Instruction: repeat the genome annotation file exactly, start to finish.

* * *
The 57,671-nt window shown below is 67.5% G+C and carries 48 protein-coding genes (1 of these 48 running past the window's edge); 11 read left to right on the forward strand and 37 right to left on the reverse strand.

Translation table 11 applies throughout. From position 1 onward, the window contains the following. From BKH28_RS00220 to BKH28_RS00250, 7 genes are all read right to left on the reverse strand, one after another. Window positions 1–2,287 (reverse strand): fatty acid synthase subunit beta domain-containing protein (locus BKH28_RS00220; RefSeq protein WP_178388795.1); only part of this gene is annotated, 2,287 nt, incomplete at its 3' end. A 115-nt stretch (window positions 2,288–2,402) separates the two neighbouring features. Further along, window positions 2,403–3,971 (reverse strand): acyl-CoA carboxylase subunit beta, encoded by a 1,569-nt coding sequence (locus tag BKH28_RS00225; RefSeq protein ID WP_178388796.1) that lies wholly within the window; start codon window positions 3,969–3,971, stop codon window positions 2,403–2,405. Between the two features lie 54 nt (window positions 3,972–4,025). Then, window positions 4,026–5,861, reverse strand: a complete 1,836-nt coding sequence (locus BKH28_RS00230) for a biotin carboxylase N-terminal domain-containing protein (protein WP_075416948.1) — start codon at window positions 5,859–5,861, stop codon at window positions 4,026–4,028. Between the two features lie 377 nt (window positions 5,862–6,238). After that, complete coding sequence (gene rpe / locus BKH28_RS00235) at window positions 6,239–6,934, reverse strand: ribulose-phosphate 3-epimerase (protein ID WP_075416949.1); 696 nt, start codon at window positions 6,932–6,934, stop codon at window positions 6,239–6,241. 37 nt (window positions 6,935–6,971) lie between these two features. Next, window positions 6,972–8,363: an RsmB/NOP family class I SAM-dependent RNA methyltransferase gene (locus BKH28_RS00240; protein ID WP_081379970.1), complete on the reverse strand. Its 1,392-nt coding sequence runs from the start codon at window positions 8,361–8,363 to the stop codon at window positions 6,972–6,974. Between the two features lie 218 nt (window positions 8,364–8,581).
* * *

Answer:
The 57,671-nt window shown below is 67.5% G+C and carries 48 protein-coding genes (1 of these 48 running past the window's edge); 11 read left to right on the forward strand and 37 right to left on the reverse strand.

Translation table 11 applies throughout. From position 1 onward, the window contains the following. From BKH28_RS00220 to BKH28_RS00250, 7 genes are all read right to left on the reverse strand, one after another. Window positions 1–2,287 (reverse strand): fatty acid synthase subunit beta domain-containing protein (locus BKH28_RS00220; RefSeq protein WP_178388795.1); only part of this gene is annotated, 2,287 nt, incomplete at its 3' end. A 115-nt stretch (window positions 2,288–2,402) separates the two neighbouring features. Further along, window positions 2,403–3,971 (reverse strand): acyl-CoA carboxylase subunit beta, encoded by a 1,569-nt coding sequence (locus tag BKH28_RS00225; RefSeq protein ID WP_178388796.1) that lies wholly within the window; start codon window positions 3,969–3,971, stop codon window positions 2,403–2,405. Between the two features lie 54 nt (window positions 3,972–4,025). Then, window positions 4,026–5,861, reverse strand: a complete 1,836-nt coding sequence (locus BKH28_RS00230) for a biotin carboxylase N-terminal domain-containing protein (protein WP_075416948.1) — start codon at window positions 5,859–5,861, stop codon at window positions 4,026–4,028. Between the two features lie 377 nt (window positions 5,862–6,238). After that, complete coding sequence (gene rpe / locus BKH28_RS00235) at window positions 6,239–6,934, reverse strand: ribulose-phosphate 3-epimerase (protein ID WP_075416949.1); 696 nt, start codon at window positions 6,932–6,934, stop codon at window positions 6,239–6,241. 37 nt (window positions 6,935–6,971) lie between these two features. Next, window positions 6,972–8,363: an RsmB/NOP family class I SAM-dependent RNA methyltransferase gene (locus BKH28_RS00240; protein ID WP_081379970.1), complete on the reverse strand. Its 1,392-nt coding sequence runs from the start codon at window positions 8,361–8,363 to the stop codon at window positions 6,972–6,974. Between the two features lie 218 nt (window positions 8,364–8,581).